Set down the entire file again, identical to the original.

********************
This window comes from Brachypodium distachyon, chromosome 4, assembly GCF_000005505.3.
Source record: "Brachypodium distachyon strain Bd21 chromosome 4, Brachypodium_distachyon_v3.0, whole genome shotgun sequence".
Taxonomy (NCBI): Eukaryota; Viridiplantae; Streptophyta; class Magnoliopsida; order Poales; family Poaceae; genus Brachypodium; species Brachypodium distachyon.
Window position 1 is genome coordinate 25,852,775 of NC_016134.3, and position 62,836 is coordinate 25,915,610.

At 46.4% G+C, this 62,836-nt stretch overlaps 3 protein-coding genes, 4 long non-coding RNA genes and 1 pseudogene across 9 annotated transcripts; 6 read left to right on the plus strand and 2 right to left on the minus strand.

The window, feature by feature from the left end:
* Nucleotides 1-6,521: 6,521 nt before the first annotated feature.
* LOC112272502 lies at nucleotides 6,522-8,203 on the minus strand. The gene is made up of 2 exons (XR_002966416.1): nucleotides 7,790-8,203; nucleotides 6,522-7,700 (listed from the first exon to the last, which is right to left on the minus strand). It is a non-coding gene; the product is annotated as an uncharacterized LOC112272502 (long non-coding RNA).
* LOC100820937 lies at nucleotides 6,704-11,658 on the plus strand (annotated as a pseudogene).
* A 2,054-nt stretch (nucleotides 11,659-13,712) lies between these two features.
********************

This window comes from Brachypodium distachyon, chromosome 4, assembly GCF_000005505.3.
Source record: "Brachypodium distachyon strain Bd21 chromosome 4, Brachypodium_distachyon_v3.0, whole genome shotgun sequence".
Taxonomy (NCBI): Eukaryota; Viridiplantae; Streptophyta; class Magnoliopsida; order Poales; family Poaceae; genus Brachypodium; species Brachypodium distachyon.
Window position 1 is genome coordinate 25,852,775 of NC_016134.3, and position 62,836 is coordinate 25,915,610.

At 46.4% G+C, this 62,836-nt stretch overlaps 3 protein-coding genes, 4 long non-coding RNA genes and 1 pseudogene across 9 annotated transcripts; 6 read left to right on the plus strand and 2 right to left on the minus strand.

The window, feature by feature from the left end:
* Nucleotides 1-6,521: 6,521 nt before the first annotated feature.
* LOC112272502 lies at nucleotides 6,522-8,203 on the minus strand. The gene is made up of 2 exons (XR_002966416.1): nucleotides 7,790-8,203; nucleotides 6,522-7,700 (listed from the first exon to the last, which is right to left on the minus strand). It is a non-coding gene; the product is annotated as an uncharacterized LOC112272502 (long non-coding RNA).
* LOC100820937 lies at nucleotides 6,704-11,658 on the plus strand (annotated as a pseudogene).
* A 2,054-nt stretch (nucleotides 11,659-13,712) lies between these two features.